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Achieving LGBTQ Equality Through Litigation, Legislation, Policy, and Public Education

Press Release

Marriage

U.S. Supreme Court Agrees to Hear Four Freedom to Marry Cases

(Washington, DC, January 16, 2015)—In a historic announcement, the United States Supreme Court today agreed to review a November 2014 federal appeals court decision that upheld marriage equality bans in Tennessee and three other states.

By deciding to hear the Tennessee, Kentucky, Michigan, and Ohio marriage equality cases, the Court has an opportunity to bring an end to the serious harms that destabilize the lives of same-sex couples in the small minority of states that continue to deny them the freedom to marry. The Court is expected to hear arguments this spring and issue a decision by the end of June 2015.

The Tennessee plaintiff couples are Dr. Valeria Tanco and Dr. Sophy Jesty of Knoxville; Army Reserve Sergeant First Class Ijpe DeKoe and Thom Kostura of Memphis; and Matthew Mansell and Johno Espejo of Franklin. They are represented by Shannon Minter, Christopher F. Stoll, and David C. Codell of the National Center for Lesbian Rights (NCLR), Tennessee attorneys Abby Rubenfeld, Maureen Holland, and Regina Lambert, and the law firms of Sherrard & Roe PLC and Ropes & Gray LLP.

Today’s decision follows the couples’ request that the Supreme Court hear the case to ensure that the marriages of same-sex couples are treated equally across the country.

“This is an important day because it means that our family will finally have an opportunity to share our story with the Court and explain how this discriminatory law hurts us each day,” said Tanco, who has a young daughter with Jesty. “We live in fear for ourselves and our little girl because we don’t have the same legal protections in Tennessee as other families. We are hopeful the Supreme Court will resolve this issue so we no longer need to live in fear.”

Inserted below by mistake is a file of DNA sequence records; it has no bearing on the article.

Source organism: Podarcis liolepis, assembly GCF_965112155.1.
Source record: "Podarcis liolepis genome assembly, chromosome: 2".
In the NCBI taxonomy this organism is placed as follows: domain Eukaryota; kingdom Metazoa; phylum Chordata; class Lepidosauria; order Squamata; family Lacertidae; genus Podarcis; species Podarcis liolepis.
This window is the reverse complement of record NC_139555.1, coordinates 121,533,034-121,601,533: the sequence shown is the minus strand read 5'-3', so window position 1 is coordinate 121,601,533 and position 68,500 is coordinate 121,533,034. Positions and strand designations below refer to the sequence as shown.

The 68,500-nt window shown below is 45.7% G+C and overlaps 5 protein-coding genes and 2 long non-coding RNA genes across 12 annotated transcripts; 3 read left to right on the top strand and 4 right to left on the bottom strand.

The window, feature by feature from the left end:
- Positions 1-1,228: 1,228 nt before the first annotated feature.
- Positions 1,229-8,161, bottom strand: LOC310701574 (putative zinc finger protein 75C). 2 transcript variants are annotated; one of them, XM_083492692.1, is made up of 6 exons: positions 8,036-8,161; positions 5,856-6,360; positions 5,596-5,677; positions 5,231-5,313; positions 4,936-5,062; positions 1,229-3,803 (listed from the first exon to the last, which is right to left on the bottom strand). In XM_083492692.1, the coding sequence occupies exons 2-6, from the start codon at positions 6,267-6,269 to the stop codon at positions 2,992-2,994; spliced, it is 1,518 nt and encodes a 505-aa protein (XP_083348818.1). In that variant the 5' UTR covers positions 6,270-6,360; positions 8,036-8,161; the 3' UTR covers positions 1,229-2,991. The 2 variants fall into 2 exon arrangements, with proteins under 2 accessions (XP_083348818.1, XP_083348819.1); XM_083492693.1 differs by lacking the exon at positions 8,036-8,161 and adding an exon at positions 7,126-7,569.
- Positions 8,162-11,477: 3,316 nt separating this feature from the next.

Minter, who serves as NCLR legal director, said: “Currently, same-sex couples in many states face a constitutionally intolerable situation because their home states treat them as legal strangers. Even legally married couples can instantly lose the protections of marriage if they travel or move to a state that does not recognize their marriages. We hope the Supreme Court will finally bring an end to the harms that same-sex couples and their children face when they are treated unequally and excluded from marriage.”

In a 2-1 decision on Nov. 6, 2014, the Sixth Circuit Court of Appeals upheld marriage bans in Tennessee, Kentucky, Michigan, and Ohio—creating a conflict with the four other federal appeals courts that have invalidated similar state marriage bans in recent months. The U.S. Supreme Court on October 6, 2014 declined to review federal appeals court decisions striking down marriage bans in Utah, Oklahoma, Virginia, Indiana, and Wisconsin. Since the Supreme Court denied review in those cases, same-sex couples can now marry in 36 states and the District of Columbia.

On Nov. 15, 2014, the Tennessee couples asked the U.S. Supreme Court to review their case, arguing: “Breaking with the otherwise uniform view of the courts of appeals, a divided panel of the Sixth Circuit upheld Tennessee’s Non-Recognition Laws. The court of appeals’ holding not only denies recognition to petitioners’ own marriages and families, but also establishes a “checkerboard” nation in which same-sex couples’ marriages are dissolved and reestablished as they travel across the country. That is the antithesis of the stability that marriage is supposed to afford.”

Learn more about the case.

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